We live in Earthquake Country where the land beneath us moves, controlling where we have mountains and valleys, and shaping our lives. It is important for us to learn what causes earthquakes and how we can keep our ourselves and our families safe during an earthquake.
Faults Move and Cause Earthquakes
Just like the peel is the outer layer of an orange, the earth has an outer layer called the crust. Unlike the peel of an orange, however, the earth’s crust is slowly shifting. Much of this shifting occurs on faults, which are cracks in the earth’s crust. The largest pieces of the earth’s crust are called tectonic plates .
We feel the ground shake when stress underground causes a fault near us to rupture, so that the two sides of the fault slip abruptly past each other. If the rupture extends to the surface, we see a fault scarp where the fault has moved (called surface rupture). Because faults are weak zones in the rock, earthquakes tend to occur over and over on these same faults. Strike-slip faults have horizontal slip: the rocks around the fault can be weakened by the fault slip and eroded into long valleys. Other faults have both vertical and horizontal slip, and can build mountains. The blind thrust fault beneath Mt. Diablo is one of these. Take a trip to see this fault in action!
Why do I need to care about faults?
If a fault extends to the surface, it not only ruptures the ground, but also breaks pipelines and closes roads!
That’s why you need to have food and water for a few days, and know how to use a temporary toilet. You also need to have plans for lots of people to have permission to pick you up from school or day care if your parents can’t get to you quickly.
Do you live near a fault? Find out!
To see where a fault has moved a fence -
Visit the earthquake trail near Point Reyes Visitor Center to see where the San Andreas fault moved a fence 16 feet in 1906 and learn other cool facts about earthquakes.
Earthquakes Shake Us Up!
When you throw a stick in a pool of water, ripples form and move away from the stick. When the fault breaks, it snaps and causes ripples in the ground that we feel and call an earthquake.
The different types of waves generated by the earthquake are P-waves or primary waves and S-waves and or secondary waves. See P- and S-waves in action .
P-waves, also called compressional waves, are the fastest moving. You will feel them first as compress and expand the ground in the same direction that the wave is moving. P-waves cause windows to rattle and feel like a truck bumping a building.
Next, the S-waves arrive and shake the ground both horizontally (side-to-side) and vertically (up-and-down), causing far more damage to buildings. These waves are also called shear waves. If you are looking outside during some earthquakes, you can even see the shear waves.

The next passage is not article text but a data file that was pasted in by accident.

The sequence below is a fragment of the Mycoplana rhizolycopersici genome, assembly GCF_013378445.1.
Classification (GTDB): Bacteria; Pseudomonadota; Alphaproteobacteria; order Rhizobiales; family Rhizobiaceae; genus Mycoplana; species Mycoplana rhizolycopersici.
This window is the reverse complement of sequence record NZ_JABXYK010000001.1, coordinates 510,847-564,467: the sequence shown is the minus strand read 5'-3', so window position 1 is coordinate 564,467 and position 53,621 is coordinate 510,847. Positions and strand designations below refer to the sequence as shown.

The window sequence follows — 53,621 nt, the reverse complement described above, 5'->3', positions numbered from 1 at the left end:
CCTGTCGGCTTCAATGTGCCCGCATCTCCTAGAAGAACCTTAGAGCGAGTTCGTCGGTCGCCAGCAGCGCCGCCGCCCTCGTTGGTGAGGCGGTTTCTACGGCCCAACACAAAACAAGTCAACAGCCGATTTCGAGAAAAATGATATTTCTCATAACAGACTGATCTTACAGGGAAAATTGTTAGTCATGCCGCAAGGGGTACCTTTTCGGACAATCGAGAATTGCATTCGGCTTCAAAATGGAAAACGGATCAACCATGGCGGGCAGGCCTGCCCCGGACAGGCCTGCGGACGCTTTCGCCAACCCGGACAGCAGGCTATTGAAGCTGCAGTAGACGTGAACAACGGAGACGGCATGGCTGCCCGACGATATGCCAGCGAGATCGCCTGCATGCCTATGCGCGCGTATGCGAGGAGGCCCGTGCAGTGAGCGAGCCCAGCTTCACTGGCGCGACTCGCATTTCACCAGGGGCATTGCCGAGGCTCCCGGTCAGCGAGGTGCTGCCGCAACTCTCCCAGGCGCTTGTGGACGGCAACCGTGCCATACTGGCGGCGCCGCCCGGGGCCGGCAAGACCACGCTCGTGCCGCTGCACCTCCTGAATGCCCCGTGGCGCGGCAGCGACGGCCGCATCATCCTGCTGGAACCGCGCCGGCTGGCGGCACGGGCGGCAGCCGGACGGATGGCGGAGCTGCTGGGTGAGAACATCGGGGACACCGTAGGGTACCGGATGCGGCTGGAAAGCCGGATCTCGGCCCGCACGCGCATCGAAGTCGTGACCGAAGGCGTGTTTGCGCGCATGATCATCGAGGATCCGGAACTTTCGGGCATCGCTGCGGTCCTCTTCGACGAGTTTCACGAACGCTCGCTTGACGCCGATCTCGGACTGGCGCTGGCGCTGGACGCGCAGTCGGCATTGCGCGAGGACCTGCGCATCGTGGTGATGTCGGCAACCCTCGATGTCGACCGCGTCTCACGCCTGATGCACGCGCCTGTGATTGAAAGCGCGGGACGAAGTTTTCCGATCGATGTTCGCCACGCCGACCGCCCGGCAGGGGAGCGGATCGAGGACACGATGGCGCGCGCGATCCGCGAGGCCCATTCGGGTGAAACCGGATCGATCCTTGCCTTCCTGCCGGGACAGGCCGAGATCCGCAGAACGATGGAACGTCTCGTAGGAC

The horizontal component (side-to-side movement) of the S-waves causes more damage than the vertical component (up-and-down motion). This is because buildings are designed to stand up and resist gravity, a vertical acceleration. The horizontal components of shaking (just as with wind) have the potential to cause more damage.
However, newer buildings in “Earthquake Country” are designed to withstand this shaking component without killing people. In spite of this, the buildings can still be heavily damaged and may not be able to be used for days, weeks, or even months after the earthquake.
Have you just felt an earthquake? Find out what the U.S. Geological Survey says.
Watch the USGS simulation of an earthquake on the Hayward Fault (make take a minute to load). View other simulations.
Why do I need to care about earthquake shaking?
While most buildings will be safe, the things in a building can fall on us.
That’s why we practice Drop, Cover, and Hold drills at least once a year. It is also why we need to have a home hazard hunt and fix the hazards we find, particularly in our bedrooms where we may be asleep and not be able to Drop, Cover, and Hold.
How hard can it shake near you? Find out!
Watch a video!
A shake table test shows us what can happen in our bedroom.
Watch more videos
How big is a BIG Earthquake?
Earthquakes are “big” depending on what you are measuring.
For example, the largest earthquake in terms of deaths was the January 23, 1556 earthquake in Shensi, China, where approximately 830,000 people were killed. Magnitude, a measure of the energy released in an earthquake, wasn’t used as a measure of size until the last 100 years or so. An earthquake that had a surface-wave magnitude of about 8.7 occurred on June 12, 1897 in Assam, India. An 8.6 surface-wave magnitude earthquake occurred on Sept. 10, 1899 in Yakutat Bay, Alaska (with no reported deaths), while an 8.6 surface magnitude earthquake occurred on March 28, 1964 (nick-named the Good Friday Earthquake) in Alaska, killing only 131 people.
Scientists who study earthquake physics, called “seismologists” measure the horizontal and vertical accelerations, the shaking velocities, and the displacement of the ground in earthquakes.
The shaking you feel is called shaking intensity. A light bulb has only one wattage (it’s a 100 watt bulb, for example), but the INTENSITY of light you see varies with how close you are to the light bulb. Similarly, the intensity of shaking will vary throughout our Bay Area from each earthquake! Learn how shaking intensity is measured.
Why do I need to care about size?
Any earthquake is too big if it scares you or hurts someone you care about. If you camping out in an open area far away from things that can fall on you with plenty of food and water, they can be more fun than a roller coaster. That’s why it is so important to Be Prepared!
How INTENSE will the shaking be from your favorite fault?
To experience quake shaking for yourself -
Visit shake tables at